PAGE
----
We were glued to the tube for this one the other night as well.  Absolutely mindboggling that they could nail that thing with something the size of a washing machine that far away from Earth.  Very "Hollywood-esque", for sure.  I was just praying that they wouldn't accidentally knock the think ON COURSE with the Earth, but I heard them address that later on, saying they'd taken that into consideration, and that there was no possibility of that happening, thank God.

So Dale, when do they start determining the makeup of the comet?  And are they really just going to attempt to do that solely based on photographic reference, or is the orbiter probe thingee collecting any fragments or samples as well?

Offline DSJ™

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Re: The Official Space Exploration Thread
« Reply #149 on: July 5, 2005, 03:12 PM »
So Dale, when do they start determining the makeup of the comet?  And are they really just going to attempt to do that solely based on photographic reference, or is the orbiter probe thingee collecting any fragments or samples as well?

So far in the news:

Quote
Deep Impact craft may get second mission:

BOULDER, Colo., July 5 (UPI) -- Scientists were evaluating Tuesday whether the Deep Impact Flyby spacecraft is capable of embarking on a second comet interception.
 
Jubilation over Monday's successful launch of an impactor device into the comet Tempel 1 turned to cold analysis for scientists at NASA and Ball Aerospace & Technologies Corporation in Boulder, Colo., which manufactured the two-part spacecraft.

Ball Deputy Director of Programs in Civil Space Systems Monte Henderson told Space.com engineers were attempting to determine how much dust and debris from the collision hit the Flyby craft.

If little damage has been done, Henderson said the craft could be redeployed to send it on a 3.5 year cruise to Comet Boethin, which orbits the Sun every 11 years. It was discovered Jan. 4, 1975, during a routine comet-hunting scan by the late Rev. Leo Boethin of the Philippines.

Based on fuel and trajectory, the redirection would have to take place before July 24, Henderson said.

Oh this is ******* rich!  ::)

Quote
Russian astrologist sues NASA for Deep Impact.

Russian astrologist Marina Bai has filed suit in a Moscow asking for 8.7 billion rubles (311 million U.S. dollars) because,she claims, the NASA Deep Impact mission damaged her business by altering her ability to provide accurate horoscopes, harmed her "system of spiritual values," and will "interfere with the natural life of the universe."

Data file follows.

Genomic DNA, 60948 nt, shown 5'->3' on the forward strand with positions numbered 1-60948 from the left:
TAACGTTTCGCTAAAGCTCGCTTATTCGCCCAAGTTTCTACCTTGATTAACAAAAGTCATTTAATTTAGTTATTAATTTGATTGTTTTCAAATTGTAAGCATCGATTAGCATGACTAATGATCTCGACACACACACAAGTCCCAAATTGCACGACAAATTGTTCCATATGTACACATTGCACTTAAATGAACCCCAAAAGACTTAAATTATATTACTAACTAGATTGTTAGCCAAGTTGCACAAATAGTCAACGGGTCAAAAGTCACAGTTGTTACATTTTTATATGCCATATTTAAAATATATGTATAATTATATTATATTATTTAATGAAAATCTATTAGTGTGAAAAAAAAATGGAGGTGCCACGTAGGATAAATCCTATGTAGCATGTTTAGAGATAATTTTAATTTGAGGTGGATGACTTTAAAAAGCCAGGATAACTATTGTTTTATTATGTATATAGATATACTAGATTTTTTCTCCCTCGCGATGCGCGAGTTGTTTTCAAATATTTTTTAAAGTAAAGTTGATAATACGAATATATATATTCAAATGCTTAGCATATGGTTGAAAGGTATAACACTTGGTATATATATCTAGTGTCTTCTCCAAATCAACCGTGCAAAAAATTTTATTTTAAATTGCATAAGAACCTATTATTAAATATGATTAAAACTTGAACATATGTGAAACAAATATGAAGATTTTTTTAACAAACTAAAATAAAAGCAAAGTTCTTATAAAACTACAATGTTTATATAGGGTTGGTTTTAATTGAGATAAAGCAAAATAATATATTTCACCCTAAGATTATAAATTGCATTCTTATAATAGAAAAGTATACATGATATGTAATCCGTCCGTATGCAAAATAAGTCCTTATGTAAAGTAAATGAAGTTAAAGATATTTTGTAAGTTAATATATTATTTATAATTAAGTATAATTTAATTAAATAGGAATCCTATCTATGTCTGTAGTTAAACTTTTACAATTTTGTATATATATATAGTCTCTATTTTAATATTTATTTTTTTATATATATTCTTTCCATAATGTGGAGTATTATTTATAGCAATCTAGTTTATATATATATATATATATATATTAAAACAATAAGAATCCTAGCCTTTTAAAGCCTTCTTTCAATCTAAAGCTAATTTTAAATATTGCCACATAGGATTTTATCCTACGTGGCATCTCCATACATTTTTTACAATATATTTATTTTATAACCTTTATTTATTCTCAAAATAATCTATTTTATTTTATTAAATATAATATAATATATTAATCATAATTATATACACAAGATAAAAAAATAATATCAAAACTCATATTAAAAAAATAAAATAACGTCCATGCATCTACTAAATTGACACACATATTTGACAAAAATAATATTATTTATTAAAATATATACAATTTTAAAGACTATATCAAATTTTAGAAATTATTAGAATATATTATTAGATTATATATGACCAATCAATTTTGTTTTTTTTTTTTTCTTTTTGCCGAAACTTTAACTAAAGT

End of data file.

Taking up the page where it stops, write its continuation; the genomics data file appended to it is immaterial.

"It is obvious that elements of the comet's orbit, and correspondingly the ephemeris, will change after the explosion, which interferes with my astrology work and distorts my horoscope," Bai was quoted in the daily newspaper, Izvestia.

NASA has refuted similar accusations by pointing out that this impact is only a new addition to many previous collisions already on the comet.

On July 4, NASA successfully crashed a probe into the Temple 1 comet in hopes the debris kicked up in the resulting explosion could shed light in the building blocks of the early solar system.

The lawsuit, originally filed in June, has not yet been scheduled for an initial hearing, according to Russian authorities.


From the Deep Impact site:

The flyby spacecraft carries two instruments for observing the impact and its effects within visible light wavelengths. There is a Medium Resolution Instrument (MRI), which produces "the big picture" of the comet and has a field of view of 0.587 degrees or about the diameter of the moon as seen from Earth. It will have a maximum predicted resolution of about 10 meters/pixel.

In addition, there is a High Resolution Instrument (HRI) to give a closer and more detailed look at the comet. It has a field of view of 0.118 degrees or one-fifth the diameter of the moon as seen from Earth. The HRI has a maximum predicted resolution of about 2 meters/pixel. Both instruments will be pointed at the impact site on the comet nucleus, recording the expansion of the impact ejecta curtain and peering inside of the freshly formed crater.

The satellite is more for pictures, I don't think it's for collecting fragment samples. Would be nice to have a little sample of dust taken and sent back to earth but you remember what happened to the Genesis probe.  :-\